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Genoa, Italy

The sub-Nyquist time-frequency packing (TFP) technique was demonstrated in a superchannel field trial transmission over long-haul distances. The technique allows high spectral efficiency even with low-order modulation formats. The transmission was successfully performed on an installed link between Milan and Finkenstein (Austria) in a loop back configuration, which included 2 × 660 km of ITU-T G.655 fiber. The superchannel is composed by eight subchannels with low-level modulation format, i.e., polarization multiplexed (PM)-quadrature phase shift keying (QPSK). The use of low-order modulation format guarantees better robustness in terms of optical-signal-to-noise ratio (OSNR) and reduced complexity with respect to higher order formats. At the receiver side, coherent detection was used, together with iterative maximum a posteriori probability (MAP) detection and decoding. A 992-Gb/s PM-QPSK superchannel was successfully transmitted between Milan-Finkenstein-Milan with spectral efficiency (SE) of 6.2 bit/s/Hz. Long-term measurements confirm the system reliability. © 2016 IEEE. Source

Bolla R.,University of Genoa | Repetto M.,CNIT
IEEE Communications Surveys and Tutorials

The convergence towards the IP protocol has made Internet access available almost everywhere; this has leveraged new expectations about continuous and seamless communication, especially when portable devices are involved. Mobility management is a key issue in this context. The original IP specification does not account for mobility. Nevertheless, since the beginning of the Internet there has been a continuous interest in managing nomadic hosts; this has brought to a large number of approaches and protocols that have faced the problem from different perspectives. This paper reviews different approaches to mobility management that have arisen during the years. It is intended to serve as a tutorial for this topic, which draws out the lesson learned until now and depicts a comprehensive picture to foster new ideas and solutions while avoiding duplication of past work. © 2014 IEEE. Source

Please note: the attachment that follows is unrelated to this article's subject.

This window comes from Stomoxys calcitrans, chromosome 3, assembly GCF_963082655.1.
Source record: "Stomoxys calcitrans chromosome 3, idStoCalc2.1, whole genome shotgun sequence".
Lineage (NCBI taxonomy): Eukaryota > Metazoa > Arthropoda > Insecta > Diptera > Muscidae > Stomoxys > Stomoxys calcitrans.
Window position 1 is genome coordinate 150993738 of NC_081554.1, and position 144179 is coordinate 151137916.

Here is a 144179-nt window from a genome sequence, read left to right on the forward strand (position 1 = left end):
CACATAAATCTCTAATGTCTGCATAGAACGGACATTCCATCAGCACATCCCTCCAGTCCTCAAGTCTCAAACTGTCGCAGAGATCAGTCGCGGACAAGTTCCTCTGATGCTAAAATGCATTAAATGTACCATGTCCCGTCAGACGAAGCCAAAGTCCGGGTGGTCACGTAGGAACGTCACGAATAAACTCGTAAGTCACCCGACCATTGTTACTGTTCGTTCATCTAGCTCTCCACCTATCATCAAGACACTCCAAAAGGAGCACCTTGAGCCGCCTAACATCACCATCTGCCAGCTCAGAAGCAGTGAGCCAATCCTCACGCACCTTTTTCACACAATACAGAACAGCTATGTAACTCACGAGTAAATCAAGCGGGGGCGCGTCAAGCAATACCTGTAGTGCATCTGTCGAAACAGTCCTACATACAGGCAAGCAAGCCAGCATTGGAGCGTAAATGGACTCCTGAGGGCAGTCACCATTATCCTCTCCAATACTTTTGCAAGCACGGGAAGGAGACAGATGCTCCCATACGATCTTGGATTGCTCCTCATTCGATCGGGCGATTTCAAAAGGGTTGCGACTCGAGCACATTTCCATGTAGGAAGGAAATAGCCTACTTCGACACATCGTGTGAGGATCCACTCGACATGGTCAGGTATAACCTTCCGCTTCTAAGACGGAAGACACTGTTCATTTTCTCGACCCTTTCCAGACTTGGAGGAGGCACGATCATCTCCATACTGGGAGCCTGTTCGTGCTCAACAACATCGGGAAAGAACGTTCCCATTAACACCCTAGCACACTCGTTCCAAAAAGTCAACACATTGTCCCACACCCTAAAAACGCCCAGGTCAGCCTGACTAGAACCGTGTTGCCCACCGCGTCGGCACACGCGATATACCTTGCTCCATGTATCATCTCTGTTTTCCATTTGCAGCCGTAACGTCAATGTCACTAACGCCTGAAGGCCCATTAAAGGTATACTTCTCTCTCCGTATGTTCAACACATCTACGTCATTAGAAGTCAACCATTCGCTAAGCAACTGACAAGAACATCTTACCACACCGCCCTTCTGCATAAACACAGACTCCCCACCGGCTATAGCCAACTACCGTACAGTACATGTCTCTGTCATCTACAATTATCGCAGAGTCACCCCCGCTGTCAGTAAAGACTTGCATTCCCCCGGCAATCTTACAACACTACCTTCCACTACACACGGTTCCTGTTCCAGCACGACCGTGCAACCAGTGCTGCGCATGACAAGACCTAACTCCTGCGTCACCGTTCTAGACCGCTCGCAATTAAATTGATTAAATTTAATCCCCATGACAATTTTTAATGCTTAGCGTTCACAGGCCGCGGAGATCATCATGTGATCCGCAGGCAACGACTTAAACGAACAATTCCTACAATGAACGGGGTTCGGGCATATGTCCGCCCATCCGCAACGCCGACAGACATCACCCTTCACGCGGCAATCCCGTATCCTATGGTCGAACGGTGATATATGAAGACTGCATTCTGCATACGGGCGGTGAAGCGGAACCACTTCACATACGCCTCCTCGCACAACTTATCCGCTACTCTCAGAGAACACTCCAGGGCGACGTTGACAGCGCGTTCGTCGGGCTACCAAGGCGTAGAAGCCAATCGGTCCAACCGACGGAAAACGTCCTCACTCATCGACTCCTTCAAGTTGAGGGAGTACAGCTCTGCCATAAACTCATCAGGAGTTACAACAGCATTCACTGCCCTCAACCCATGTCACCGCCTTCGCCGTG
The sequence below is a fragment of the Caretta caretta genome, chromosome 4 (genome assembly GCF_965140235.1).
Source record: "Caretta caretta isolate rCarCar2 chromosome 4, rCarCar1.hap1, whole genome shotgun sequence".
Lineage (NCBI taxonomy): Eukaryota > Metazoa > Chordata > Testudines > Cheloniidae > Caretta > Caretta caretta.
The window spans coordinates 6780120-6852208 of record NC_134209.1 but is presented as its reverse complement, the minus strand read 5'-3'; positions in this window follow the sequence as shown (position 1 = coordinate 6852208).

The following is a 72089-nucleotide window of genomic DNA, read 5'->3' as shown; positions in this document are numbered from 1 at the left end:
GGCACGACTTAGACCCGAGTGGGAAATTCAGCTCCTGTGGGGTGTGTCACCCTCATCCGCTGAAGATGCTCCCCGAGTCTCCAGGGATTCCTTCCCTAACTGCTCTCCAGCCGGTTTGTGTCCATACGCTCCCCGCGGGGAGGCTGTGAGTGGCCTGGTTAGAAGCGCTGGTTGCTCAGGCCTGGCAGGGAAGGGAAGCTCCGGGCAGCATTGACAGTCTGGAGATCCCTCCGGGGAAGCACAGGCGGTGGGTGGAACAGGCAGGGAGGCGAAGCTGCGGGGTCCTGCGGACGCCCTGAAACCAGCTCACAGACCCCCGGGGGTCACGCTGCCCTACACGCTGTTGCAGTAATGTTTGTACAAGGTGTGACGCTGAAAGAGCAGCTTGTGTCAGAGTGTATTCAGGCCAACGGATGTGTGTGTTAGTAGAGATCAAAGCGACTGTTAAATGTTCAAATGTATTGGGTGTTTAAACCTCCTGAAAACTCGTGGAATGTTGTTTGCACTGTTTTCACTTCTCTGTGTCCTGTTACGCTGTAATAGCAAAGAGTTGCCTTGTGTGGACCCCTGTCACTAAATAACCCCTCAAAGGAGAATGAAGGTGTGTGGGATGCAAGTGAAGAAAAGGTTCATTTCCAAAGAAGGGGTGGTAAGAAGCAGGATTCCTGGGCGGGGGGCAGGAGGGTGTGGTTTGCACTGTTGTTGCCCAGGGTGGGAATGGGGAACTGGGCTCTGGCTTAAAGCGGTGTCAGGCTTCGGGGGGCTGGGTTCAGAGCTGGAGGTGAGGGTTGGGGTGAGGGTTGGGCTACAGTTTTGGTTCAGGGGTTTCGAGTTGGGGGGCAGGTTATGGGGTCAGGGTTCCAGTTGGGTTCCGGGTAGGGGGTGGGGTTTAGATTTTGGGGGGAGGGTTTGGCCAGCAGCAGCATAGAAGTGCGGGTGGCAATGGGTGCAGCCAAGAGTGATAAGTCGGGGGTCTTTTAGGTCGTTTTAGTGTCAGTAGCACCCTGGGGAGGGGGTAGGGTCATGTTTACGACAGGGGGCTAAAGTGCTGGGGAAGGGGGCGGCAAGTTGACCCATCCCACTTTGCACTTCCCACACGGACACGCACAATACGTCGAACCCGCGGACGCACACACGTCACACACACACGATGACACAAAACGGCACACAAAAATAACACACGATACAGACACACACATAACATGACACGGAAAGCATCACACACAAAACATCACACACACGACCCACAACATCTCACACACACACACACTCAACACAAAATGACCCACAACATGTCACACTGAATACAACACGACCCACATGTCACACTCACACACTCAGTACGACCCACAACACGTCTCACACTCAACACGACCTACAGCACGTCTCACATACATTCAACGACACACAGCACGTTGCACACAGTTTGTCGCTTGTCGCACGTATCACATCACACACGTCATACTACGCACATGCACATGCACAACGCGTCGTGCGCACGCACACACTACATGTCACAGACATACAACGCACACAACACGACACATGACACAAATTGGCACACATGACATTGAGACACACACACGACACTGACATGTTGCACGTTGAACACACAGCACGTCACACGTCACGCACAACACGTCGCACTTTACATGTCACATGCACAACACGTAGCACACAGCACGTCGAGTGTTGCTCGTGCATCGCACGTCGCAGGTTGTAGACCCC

Pintus P.,SantAnna School of Advanced Studies | Pintus P.,CNIT
Optics Express

In this work, a dielectric waveguide mode solver is presented considering a general nonreciprocal permittivity tensor. The proposed method allows us to investigate important cases of practical interest in the field of integrated optics, such as magneto-optical isolators and anisotropic waveguides. Unlike the earlier developed mode solver, our approach allows for the precise computation of both forward and backward propagating modes in the nonreciprocal case, ensuring high accuracy and computational efficiency. As a result, the nonreciprocal loss/phase shift can be directly computed, avoiding the use of the perturbation method. To compute the electromagnetic modes, the Rayleigh-Ritz functional is derived for the non-self adjoint case, it is discretized using the node-based finite element method and the penalty function is added to remove the spurious solutions. The resulting quadratic eigenvalue problem is linearized and solved in terms of the propagation constant for a given frequency (i.e., γ-formulation). The main benefits of this formulation are that it avoids the time-consuming iterations and preserves the matrix sparsity. Finally, the method is used to study two examples of integrated optical isolators based on nonreciprocal phase shift and nonreciprocal loss effect, respectively. The developed method is then compared with the perturbation approach and its simplified formulation based on semivectorial approximation. © 2014 Optical Society of America. Source